Drone technology combined with active thermography could offer faster, cheaper and more in-depth inspection of wind turbine blades and aeroplane wings.
Two Cambridge-based companies, Innvotek and Mapair, have successfully trialled a drone system that uses infrared technologies and artificial intelligence to inspect composite structures, including wind turbines and aircraft wings, for defects.
Firefly Inspect can hover above wind turbine blades and aircraft using a 1,000W heat lamp to test for defects – the first time that such a powerful heat source has been fitted to a drone.
Firefly Inspect was originally a concept for inspecting aeroplane wings when they are stationary within hangars. Thanks to a collaboration with the Offshore Renewable Energy (ORE) Catapult, the technology has now been adapted to include inspection of on- and offshore wind turbines.
During recent trials at ORE Catapult’s National Renewable Energy Centre in Blyth (UK), the drones demonstrated their ability to hover autonomously and manoeuvre close to vertically suspended wind turbine blades. The active thermography module enabled capture of variations in surface temperatures of blades when heated, revealing hidden imperfections that are not visible on the surface.
Aircraft wings and turbine blades are often made of lightweight composites that deliver exceptional strength, stiffness-to-density and flexibility. Exposure to extreme conditions can erode or cause pitting of these surfaces over time and regular inspections are required to prevent small faults becoming critical failures. Manual methods, where technicians scour structures for visible defects, are the status quo in both industries. However, robotics can offer a faster, more accurate and safer way of inspection.
Firefly Inspect’s ability to detect hidden structural defects and automatically locate their position using artificial intelligence will help operators make informed decisions to extend the service life of composite components. A further innovation is the use of OptiTrack motion capture technology for navigation, avoiding reliance upon GPS, which can be subject to signal interference out at sea. This also enables indoor inspections (inside aircraft hangars) where GPS does not work.
The technology’s development was joint funded by Innovate UK and Canada’s National Research Council with additional support from Cranfield University, Université Laval and Canadian company BI Expertise. The project (Multiple Robotic Inspection of Composite Aircraft Structures Using Active Thermography – MultiAcT) has been awarded the EUREKA label for outstanding R&D achievement.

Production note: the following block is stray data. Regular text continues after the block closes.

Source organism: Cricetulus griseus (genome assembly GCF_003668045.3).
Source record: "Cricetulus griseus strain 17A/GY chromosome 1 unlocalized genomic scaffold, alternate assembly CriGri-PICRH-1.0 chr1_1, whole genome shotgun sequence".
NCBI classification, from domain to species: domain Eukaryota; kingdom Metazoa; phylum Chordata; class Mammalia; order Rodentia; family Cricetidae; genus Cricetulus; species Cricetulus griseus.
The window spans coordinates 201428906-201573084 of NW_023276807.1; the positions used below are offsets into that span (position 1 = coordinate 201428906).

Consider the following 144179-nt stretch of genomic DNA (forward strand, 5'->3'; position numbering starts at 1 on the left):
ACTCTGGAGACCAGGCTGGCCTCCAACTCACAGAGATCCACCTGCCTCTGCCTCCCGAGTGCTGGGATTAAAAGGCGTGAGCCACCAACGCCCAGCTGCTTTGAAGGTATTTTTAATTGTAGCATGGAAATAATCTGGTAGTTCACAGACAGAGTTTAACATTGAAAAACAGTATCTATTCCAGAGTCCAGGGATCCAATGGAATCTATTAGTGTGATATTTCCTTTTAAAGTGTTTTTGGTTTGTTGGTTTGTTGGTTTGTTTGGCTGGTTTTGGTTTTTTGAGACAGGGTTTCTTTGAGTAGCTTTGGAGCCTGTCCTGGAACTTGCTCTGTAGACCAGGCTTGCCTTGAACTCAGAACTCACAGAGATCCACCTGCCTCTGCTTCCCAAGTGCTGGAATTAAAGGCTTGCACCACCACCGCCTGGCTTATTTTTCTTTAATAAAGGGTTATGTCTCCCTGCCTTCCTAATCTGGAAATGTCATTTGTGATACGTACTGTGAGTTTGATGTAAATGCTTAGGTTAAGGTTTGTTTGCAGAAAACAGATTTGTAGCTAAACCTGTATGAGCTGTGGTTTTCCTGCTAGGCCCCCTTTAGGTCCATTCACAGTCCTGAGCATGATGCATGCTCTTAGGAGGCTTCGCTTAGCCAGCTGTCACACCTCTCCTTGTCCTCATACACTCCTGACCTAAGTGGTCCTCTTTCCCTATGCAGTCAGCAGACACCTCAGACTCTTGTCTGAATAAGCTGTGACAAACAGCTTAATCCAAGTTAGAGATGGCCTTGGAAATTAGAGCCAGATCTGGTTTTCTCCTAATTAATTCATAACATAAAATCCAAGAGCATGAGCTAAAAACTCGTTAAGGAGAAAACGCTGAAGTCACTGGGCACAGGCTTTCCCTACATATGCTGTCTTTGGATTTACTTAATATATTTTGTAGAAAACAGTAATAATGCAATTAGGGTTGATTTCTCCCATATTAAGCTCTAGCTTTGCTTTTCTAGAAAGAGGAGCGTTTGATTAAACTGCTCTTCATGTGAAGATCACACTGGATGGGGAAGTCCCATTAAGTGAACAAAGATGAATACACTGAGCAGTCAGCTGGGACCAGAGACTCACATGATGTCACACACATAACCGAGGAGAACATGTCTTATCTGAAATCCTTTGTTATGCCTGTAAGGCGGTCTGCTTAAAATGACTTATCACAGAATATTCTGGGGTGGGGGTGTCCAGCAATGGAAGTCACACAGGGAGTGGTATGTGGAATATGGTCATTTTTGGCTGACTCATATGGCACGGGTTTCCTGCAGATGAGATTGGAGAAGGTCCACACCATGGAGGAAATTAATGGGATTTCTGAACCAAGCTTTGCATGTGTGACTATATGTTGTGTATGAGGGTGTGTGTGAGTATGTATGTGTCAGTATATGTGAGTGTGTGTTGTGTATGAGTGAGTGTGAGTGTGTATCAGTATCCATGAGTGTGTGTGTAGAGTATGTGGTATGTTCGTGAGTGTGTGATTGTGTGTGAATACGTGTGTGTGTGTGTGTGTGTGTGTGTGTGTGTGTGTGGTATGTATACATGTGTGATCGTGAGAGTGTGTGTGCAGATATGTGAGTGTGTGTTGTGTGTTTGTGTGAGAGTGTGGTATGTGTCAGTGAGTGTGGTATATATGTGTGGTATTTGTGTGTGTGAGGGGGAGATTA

“Robotic technologies offer a range of health and safety benefits while more regular and cost-effective inspections can reduce turbine downtime, but that is not the whole story,” said Andrew Macdonald, operations director, ORE Catapult. “Offshore wind is set on a course of rapid expansion across the world. The sheer scale of operations, the supersizing of turbines and their deployment ever further from shore – all these factors make human-led inspections more fraught, risky and costly. UK developers like Innvotek are gaining the first-mover advantage in creating the robotic and digitalised solutions of the future.”
Michael Corsar, chief technology officer, Innvotek, added: “The success of the trials is a major milestone in our overall development program. We now look to make refinements to the system as we move towards commercialisation in the wind energy and aerospace sectors. There is huge potential to reduce costs, enhance safety and generate critical data that will benefit integrity management for asset owners in both these industries.”
Alex Williamson, Director, Mapair, said: “The use of drones for asset inspection is now normal. However, new inspection techniques together with increased autonomy is required to ensure operating costs remain low whilst gathering higher-value information to make better decisions”.